A new report has shown the drastic gender disparity in the Irish music charts. The report was done by the organisation Why Not Her, which was set up to aim of amplifying the voices of Irish women creating, recording, producing music in Ireland following the ‘Gender Disparity Report’ that was released in June of 2020 and showed the gender disparity in radio play in Ireland.
The report was done by Cian Sullivan, under the supervision of Linda Coogan Byrne and used data from December 7th 2018 to November 6th 2020. The report stated that in the Official Irish Albums Chart over the last two years, 73 Irish acts entered the charts and only 17 of them were female. Also, in the 341 weeks Irish artists spent on the Official Irish Albums Chart over the last two years, female artists only spent 56 of those weeks in the charts.
Similarly in the Official Irish Single Chart, over the past two years, 69 Irish singles entered the charts and a mere 4 of them were women. Also, of the 500 weeks Irish artists spent on the chart over the same time period, only 23 weeks were spent by female artists. No female artist has entered the Top 10 Irish Single Chart since 2016, whereas five male acts have spent 51 weeks in the Top 10 with 12 singles over the last two years alone.
Speaking about the report, Cian Sullivan said; “If you consume music in Ireland (buy, stream, download music) it is captured and reflected in the Charts. Despite the fact that yes, some people (such as record execs, radio programmers, DJs, playlisters and streaming playlist compilers etc.) have more power to rectify the imbalance than the average music consumer, we also (as consumers and music enthusiasts) have the power within ourselves to shift the bias, however unconscious it may be on either end of the spectrum. We each have our part to share in the blame. I’d like the data to speak for itself and act as a vehicle of change.”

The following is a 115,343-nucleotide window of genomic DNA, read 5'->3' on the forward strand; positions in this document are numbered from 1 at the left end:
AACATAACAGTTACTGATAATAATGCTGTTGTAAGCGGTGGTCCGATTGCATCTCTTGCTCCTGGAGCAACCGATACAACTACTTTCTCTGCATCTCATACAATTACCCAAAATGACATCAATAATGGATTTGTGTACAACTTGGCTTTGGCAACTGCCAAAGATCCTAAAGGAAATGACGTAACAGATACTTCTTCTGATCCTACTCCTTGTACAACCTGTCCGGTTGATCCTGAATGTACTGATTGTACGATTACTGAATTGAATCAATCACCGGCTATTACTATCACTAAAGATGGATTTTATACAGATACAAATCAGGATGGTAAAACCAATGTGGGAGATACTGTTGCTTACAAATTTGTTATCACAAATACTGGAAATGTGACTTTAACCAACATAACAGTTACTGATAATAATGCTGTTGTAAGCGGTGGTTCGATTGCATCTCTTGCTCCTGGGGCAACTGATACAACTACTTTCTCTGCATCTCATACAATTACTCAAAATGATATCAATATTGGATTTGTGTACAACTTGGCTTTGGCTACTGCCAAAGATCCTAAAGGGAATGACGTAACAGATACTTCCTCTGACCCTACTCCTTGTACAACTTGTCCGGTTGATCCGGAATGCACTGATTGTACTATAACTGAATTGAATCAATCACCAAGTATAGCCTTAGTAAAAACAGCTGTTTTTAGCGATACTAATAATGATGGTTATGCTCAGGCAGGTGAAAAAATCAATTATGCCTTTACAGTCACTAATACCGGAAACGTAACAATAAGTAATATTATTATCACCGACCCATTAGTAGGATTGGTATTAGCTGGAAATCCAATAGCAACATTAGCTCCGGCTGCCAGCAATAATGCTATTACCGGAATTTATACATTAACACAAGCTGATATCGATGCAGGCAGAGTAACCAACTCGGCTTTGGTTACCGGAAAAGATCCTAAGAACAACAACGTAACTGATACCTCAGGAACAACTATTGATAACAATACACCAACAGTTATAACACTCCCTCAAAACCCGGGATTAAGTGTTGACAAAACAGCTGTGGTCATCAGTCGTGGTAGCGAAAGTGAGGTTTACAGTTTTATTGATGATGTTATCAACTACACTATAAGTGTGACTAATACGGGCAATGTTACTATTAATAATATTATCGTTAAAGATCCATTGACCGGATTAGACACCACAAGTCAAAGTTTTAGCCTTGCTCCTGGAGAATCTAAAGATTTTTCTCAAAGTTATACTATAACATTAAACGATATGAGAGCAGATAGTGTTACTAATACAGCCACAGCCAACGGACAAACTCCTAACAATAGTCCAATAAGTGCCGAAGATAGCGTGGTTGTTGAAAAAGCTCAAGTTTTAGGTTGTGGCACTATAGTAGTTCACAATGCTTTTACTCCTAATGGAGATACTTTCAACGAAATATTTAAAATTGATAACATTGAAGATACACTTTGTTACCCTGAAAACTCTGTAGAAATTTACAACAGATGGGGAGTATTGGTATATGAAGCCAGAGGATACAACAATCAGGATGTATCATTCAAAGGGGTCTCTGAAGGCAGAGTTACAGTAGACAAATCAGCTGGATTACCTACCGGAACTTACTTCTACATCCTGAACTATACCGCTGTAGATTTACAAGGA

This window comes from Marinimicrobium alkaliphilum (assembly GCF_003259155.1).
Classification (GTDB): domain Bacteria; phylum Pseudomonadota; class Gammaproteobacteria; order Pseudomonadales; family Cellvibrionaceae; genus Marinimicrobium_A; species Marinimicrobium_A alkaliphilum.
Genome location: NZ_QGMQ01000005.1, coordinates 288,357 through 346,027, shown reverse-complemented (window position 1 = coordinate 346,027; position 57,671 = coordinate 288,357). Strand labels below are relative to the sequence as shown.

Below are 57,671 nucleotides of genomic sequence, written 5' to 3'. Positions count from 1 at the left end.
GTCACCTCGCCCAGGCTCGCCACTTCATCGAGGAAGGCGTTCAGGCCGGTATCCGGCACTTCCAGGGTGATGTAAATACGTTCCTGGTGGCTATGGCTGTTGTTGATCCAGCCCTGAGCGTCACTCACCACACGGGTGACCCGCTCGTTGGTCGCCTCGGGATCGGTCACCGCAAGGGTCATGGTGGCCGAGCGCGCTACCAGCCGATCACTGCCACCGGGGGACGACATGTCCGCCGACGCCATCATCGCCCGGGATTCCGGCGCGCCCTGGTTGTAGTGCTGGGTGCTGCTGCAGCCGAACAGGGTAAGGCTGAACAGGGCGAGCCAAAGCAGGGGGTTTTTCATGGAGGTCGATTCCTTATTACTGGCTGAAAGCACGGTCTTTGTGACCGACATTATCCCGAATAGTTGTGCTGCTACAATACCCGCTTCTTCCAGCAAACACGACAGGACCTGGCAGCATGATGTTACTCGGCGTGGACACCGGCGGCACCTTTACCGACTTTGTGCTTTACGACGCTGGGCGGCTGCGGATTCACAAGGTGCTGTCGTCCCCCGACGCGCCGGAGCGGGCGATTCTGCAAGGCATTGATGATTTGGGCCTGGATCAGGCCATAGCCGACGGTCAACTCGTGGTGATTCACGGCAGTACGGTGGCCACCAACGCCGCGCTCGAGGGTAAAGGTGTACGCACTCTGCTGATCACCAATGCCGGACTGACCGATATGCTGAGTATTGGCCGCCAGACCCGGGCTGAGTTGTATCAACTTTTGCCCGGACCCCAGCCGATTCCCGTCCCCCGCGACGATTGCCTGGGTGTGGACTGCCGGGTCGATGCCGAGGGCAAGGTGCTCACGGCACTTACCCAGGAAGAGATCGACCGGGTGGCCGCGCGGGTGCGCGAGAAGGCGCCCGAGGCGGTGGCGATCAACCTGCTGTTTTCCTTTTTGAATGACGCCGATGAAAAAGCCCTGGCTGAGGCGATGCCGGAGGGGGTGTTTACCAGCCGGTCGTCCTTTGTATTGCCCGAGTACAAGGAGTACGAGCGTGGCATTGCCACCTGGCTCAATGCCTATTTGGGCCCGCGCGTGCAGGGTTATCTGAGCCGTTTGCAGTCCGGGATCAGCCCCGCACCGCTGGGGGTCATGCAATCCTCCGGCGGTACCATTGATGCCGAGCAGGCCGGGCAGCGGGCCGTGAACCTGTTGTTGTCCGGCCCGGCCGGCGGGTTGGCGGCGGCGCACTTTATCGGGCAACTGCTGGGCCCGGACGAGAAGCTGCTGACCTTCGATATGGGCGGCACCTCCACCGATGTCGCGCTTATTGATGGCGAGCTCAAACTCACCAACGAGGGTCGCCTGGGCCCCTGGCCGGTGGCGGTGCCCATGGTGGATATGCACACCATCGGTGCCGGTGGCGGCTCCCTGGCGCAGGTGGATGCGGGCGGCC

The Irish music group, Irish Women in Harmony, which performed a cover of Dreams in order to raise money for SAFE Ireland, also aims to combat the inequality in the Irish music industry. In an Instagram post on the IWIH account they said; “We are seeing the change and making the change so keep moving with us and let’s get more Irish female artists on radio, on festival line ups, on tv, in the press. We need to support our own because the talent we have in this country is outstanding. Lets continue to leave an Irish music legacy for the artists to come.”
Following the release of the song in June, IWIH member and singer-songwriter Orla Gartland posted to Instagram saying: “growing up in Ireland there were so few female musicians on Irish radio & TV, billed at gigs and festivals.. it’s hard to imagine yourself doing a job when you don’t see or hear others that look like you.”